Eastern Shore Land Conservancy

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Mission Statement
Conserve, steward, and advocate for the unique rural landscape of the Eastern Shore.

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Land and a beetle, preserved

Eastern Shore Land Conservancy this year helped protect more than 170 acres on Girl Scouts of the Chesapeake Bay’s Camp Grove Point in Earleville. The property’s 2,200 feet of eroding cliffs at the mouth of the Sassafras River provide unique habitat needed by the federally threatened Puritan tiger beetle, a creature smaller than the tip of a fingernail yet a fierce predator in the insect world. “We are taking a significant step forward in recovering the Puritan tiger beetle, whose largest global population is found in the Chesapeake Bay in Maryland,” said Genevieve LaRouche, Supervisor, U.S. Fish and Wildlife Service Chesapeake Bay Field Office. “This partnership illustrates the important role of local groups and landowners in the conservation of our rare native wildlife.” Every year, hundreds of Girl Scouts attend day and residential summer camps and participate in troop camping throughout the year. “Good stewardship of our land is an important part of Girl Scouting,” said Anne T. Hogan, CEO of Girl Scouts of Chesapeake Bay. “Rich with diverse wetlands and upland forests of oak, tulip poplar, beech and hickory, the new easement will permanently protect the area’s sensitive ecosystem,” said Maryland Department of Natural Resources Secretary Joe Gill. “By preserving this critical landscape we can help guarantee the future of the Puritan tiger beetle, as well as … osprey, eagle, deer, fox and many migratory songbirds.” Permanent protection of this land will help meet one of the federal criteria required for recovery of this species—to stabilize six large sub-populations and their habitats in the Chesapeake Bay. With the protections on the Girl Scout property, four sub-populations will be protected in Maryland. “Preservation of this property not only means protection of a unique ecological site,” said Jared Parks, Eastern Shore Land Conservancy Land Protection Specialist. “It preserves a place where generations of girls can go to explore the outdoors and learn about nature with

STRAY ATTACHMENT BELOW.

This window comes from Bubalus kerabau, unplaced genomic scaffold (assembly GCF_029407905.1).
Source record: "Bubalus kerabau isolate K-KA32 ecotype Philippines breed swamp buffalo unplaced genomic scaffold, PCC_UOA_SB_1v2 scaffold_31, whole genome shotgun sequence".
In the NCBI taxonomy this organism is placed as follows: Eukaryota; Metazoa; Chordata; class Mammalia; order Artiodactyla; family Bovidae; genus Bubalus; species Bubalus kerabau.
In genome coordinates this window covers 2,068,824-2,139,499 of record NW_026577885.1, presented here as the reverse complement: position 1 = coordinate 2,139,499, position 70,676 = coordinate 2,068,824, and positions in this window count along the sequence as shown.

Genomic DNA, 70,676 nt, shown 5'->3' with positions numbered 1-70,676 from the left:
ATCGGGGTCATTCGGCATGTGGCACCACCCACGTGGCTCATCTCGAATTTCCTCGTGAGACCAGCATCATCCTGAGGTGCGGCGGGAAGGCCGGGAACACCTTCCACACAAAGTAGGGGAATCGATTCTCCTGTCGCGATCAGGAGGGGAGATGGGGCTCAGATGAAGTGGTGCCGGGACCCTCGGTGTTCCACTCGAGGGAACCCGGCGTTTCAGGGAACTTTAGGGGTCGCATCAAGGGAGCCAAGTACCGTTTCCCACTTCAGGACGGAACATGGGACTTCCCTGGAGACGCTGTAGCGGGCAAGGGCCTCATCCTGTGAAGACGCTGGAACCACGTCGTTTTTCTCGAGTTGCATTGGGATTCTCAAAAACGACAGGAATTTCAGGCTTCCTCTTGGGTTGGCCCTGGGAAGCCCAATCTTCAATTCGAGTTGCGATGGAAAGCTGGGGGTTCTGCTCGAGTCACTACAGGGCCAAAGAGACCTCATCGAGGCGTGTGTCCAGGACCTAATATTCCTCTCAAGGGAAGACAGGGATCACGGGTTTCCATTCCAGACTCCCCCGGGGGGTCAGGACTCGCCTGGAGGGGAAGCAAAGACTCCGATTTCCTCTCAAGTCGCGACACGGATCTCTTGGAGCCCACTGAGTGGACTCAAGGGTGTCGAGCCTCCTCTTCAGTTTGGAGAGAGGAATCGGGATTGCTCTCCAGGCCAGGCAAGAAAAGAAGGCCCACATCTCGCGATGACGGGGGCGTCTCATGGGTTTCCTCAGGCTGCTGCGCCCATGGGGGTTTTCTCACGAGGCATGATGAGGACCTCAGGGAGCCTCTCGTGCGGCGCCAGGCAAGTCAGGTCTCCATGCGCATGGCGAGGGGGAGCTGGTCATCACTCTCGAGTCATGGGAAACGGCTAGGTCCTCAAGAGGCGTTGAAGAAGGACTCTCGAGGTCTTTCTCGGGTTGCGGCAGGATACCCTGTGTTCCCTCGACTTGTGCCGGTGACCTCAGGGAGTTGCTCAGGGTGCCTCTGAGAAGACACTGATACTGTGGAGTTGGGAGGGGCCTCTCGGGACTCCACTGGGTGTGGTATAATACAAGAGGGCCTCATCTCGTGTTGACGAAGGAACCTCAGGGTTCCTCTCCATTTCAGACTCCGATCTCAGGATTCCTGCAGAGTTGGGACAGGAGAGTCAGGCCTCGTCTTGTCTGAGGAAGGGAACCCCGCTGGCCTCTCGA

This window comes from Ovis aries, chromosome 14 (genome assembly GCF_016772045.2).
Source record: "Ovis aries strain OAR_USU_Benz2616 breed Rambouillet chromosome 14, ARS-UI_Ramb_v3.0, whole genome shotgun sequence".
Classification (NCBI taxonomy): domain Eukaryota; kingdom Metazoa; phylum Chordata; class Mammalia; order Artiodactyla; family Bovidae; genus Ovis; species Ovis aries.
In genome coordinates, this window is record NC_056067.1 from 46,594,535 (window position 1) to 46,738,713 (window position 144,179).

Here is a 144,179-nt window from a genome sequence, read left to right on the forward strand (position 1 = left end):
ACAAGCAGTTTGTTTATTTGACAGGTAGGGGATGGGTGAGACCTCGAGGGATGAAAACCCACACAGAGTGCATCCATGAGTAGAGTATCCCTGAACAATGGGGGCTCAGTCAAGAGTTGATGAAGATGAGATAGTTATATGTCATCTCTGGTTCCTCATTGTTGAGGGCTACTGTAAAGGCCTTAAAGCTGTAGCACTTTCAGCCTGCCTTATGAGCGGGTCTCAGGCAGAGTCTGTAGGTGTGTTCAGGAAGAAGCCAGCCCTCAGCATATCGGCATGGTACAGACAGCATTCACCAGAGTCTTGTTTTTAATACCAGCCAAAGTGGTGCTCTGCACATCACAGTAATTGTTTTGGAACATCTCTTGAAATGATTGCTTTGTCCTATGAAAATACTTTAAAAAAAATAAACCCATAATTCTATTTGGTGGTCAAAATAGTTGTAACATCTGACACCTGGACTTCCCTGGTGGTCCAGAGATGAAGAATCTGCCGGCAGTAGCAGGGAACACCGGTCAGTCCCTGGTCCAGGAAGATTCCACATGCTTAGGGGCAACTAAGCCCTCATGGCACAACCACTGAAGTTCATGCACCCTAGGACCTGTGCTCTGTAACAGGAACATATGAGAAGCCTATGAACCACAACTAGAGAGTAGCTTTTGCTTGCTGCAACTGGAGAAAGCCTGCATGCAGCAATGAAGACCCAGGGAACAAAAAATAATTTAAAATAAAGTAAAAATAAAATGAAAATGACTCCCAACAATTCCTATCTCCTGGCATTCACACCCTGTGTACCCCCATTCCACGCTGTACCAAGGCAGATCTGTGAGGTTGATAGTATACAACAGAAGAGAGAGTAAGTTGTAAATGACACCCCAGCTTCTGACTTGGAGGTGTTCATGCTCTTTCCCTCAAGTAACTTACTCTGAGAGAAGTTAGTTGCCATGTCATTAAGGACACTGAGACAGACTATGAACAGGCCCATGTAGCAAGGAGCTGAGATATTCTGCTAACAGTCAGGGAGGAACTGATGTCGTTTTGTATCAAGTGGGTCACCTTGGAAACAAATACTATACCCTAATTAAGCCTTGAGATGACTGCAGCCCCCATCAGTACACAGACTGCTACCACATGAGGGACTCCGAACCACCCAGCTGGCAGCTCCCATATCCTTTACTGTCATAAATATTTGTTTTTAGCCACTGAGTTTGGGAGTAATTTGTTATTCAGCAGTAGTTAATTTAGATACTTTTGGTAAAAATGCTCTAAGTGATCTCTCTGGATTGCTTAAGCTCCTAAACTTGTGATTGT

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ESLC Announces New Conservation Easements

QUEENSTOWN – Eastern Shore Land Conservancy today announces the preservation of 919.51 acres on five properties on the Mid-Shore. Each property is unique and adds to the beauty, health and productivity of the Mid-Shore. “Today, we are thrilled to announce the preservation of nearly 1,000 acres in Talbot, Caroline and Queen Anne’s counties,” said ESLC Executive Director Robert J. Etgen. “The gift of conservation benefits the entire community. By preserving these properties, the landowners have helped to improve our water quality, provided habitat for wildlife, and protected these properties from costly sprawl. We are grateful for the generosity of these landowners and all who seek to preserve our beautiful Eastern Shore.” Eastern Shore Land Conservancy is committed to preserving and sustaining the vibrant communities of the Eastern Shore and the lands and waters that connect them. Our vision in 2050 is an Eastern Shore where towns are vibrant and well defined; farms, forests, and fisheries are thriving and scenic; historic, natural, and riverine landscapes are maintained. ESLC helps save land and promote sound land use planning from the C&D Canal in Cecil County all the way to the Nanticoke River in Dorchester County. We work in Cecil, Kent, Queen Anne’s Caroline, Talbot and Dorchester Counties. Yorktown Farm A 439.269-acre donated easement in Talbot County on Skipton Creek near the village of Longwoods. The easement covers about 245 acres of active farmland and waterfowl impoundments and about 185 acres of woods. The property is home to a large population of the endangered Delmarva Fox Squirrel that will be protected by the easement with a forest management plan. The easement also permanently retires all of the development rights on 122 acres of the property zoned Village Center for the village of Longwoods, as well as all but two development rights on the remainder of the property. The easement also

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